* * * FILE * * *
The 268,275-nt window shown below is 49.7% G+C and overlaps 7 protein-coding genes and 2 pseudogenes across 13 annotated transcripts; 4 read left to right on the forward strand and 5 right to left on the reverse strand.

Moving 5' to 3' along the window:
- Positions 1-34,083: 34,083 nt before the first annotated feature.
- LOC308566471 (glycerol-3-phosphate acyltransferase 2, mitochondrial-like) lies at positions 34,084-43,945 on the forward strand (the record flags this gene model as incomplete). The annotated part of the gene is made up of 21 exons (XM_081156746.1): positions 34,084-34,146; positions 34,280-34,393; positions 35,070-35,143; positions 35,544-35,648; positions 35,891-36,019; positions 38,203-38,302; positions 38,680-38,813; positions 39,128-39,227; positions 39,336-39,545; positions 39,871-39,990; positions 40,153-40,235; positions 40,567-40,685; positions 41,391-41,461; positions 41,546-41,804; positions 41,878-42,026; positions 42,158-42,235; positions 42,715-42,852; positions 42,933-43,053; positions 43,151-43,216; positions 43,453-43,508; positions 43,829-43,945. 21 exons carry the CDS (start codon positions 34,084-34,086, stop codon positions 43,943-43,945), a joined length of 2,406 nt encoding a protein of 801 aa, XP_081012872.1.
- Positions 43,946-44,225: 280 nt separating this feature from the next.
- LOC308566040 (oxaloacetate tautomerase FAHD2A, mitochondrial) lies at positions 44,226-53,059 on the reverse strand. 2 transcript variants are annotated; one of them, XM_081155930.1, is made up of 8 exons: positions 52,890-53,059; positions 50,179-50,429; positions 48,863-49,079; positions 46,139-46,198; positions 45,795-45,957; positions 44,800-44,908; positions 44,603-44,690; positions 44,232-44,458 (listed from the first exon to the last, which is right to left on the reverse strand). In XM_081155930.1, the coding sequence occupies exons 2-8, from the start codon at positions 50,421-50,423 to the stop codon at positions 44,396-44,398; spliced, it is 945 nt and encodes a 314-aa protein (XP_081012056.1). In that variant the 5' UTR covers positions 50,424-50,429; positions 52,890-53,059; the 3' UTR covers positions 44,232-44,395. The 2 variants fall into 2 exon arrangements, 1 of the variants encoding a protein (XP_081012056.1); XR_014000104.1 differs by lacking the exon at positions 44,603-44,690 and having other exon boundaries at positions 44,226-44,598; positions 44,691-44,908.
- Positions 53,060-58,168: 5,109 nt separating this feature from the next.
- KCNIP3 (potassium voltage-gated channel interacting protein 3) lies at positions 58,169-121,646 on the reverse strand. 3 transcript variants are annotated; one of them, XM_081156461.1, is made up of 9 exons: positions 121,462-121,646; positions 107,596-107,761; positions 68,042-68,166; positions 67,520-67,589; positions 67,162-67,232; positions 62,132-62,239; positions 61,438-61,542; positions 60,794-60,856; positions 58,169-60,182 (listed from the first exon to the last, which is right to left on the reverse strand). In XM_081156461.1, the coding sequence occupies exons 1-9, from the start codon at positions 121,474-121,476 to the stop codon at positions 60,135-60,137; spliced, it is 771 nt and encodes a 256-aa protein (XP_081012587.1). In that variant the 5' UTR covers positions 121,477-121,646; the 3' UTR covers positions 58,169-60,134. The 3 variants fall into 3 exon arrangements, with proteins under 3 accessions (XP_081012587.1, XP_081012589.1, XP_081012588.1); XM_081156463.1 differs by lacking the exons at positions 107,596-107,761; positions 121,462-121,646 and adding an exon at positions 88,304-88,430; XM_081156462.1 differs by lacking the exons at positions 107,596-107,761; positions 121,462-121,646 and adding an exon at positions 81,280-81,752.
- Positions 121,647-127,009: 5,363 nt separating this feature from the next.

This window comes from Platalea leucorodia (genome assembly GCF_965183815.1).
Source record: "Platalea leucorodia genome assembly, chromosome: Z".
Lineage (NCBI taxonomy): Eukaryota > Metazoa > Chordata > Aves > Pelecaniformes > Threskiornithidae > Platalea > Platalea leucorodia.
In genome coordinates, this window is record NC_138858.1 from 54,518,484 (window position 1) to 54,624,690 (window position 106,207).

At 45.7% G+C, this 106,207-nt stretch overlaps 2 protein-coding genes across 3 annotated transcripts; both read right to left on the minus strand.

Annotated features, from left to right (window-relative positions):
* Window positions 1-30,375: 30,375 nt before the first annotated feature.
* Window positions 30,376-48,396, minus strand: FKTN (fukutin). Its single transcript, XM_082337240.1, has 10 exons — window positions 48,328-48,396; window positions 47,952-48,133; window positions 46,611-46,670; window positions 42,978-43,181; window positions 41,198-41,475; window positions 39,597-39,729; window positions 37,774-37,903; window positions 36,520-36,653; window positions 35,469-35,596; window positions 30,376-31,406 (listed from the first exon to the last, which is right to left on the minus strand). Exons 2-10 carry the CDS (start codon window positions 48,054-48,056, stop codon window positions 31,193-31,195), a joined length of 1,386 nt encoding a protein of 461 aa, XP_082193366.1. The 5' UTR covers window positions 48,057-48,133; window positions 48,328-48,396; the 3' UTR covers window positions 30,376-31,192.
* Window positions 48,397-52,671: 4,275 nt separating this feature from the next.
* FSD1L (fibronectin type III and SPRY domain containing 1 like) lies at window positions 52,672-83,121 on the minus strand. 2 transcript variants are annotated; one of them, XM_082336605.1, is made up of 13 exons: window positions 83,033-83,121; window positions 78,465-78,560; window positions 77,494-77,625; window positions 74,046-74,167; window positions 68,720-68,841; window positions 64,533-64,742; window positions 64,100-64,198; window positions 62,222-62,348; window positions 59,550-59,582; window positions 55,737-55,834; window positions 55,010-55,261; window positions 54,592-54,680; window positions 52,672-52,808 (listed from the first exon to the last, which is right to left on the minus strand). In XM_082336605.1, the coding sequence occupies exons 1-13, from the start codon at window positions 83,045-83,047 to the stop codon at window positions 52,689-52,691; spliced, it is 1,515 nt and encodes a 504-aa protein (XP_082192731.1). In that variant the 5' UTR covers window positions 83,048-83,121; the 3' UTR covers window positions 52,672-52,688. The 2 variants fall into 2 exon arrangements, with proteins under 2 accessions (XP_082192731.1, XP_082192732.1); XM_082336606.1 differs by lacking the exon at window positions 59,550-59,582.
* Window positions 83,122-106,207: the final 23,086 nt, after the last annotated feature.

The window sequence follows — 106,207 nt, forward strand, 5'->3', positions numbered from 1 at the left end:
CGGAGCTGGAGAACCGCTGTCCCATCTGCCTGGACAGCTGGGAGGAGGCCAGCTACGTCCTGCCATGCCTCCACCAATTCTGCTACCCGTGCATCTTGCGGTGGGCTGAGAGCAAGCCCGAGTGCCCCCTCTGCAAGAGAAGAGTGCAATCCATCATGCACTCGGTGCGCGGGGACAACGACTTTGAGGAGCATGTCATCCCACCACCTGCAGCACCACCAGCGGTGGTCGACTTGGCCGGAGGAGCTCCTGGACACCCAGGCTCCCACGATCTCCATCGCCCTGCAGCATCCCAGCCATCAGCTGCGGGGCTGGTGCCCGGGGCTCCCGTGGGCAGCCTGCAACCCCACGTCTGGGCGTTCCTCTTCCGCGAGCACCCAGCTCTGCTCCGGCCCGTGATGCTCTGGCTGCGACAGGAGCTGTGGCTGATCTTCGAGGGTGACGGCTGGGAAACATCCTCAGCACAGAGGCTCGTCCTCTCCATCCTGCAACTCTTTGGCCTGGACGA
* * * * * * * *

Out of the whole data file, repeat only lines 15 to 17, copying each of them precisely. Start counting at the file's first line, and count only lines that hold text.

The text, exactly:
Annotated features, from left to right (window-relative positions):
* Window positions 1-30,375: 30,375 nt before the first annotated feature.
* Window positions 30,376-48,396, minus strand: FKTN (fukutin). Its single transcript, XM_082337240.1, has 10 exons — window positions 48,328-48,396; window positions 47,952-48,133; window positions 46,611-46,670; window positions 42,978-43,181; window positions 41,198-41,475; window positions 39,597-39,729; window positions 37,774-37,903; window positions 36,520-36,653; window positions 35,469-35,596; window positions 30,376-31,406 (listed from the first exon to the last, which is right to left on the minus strand). Exons 2-10 carry the CDS (start codon window positions 48,054-48,056, stop codon window positions 31,193-31,195), a joined length of 1,386 nt encoding a protein of 461 aa, XP_082193366.1. The 5' UTR covers window positions 48,057-48,133; window positions 48,328-48,396; the 3' UTR covers window positions 30,376-31,192.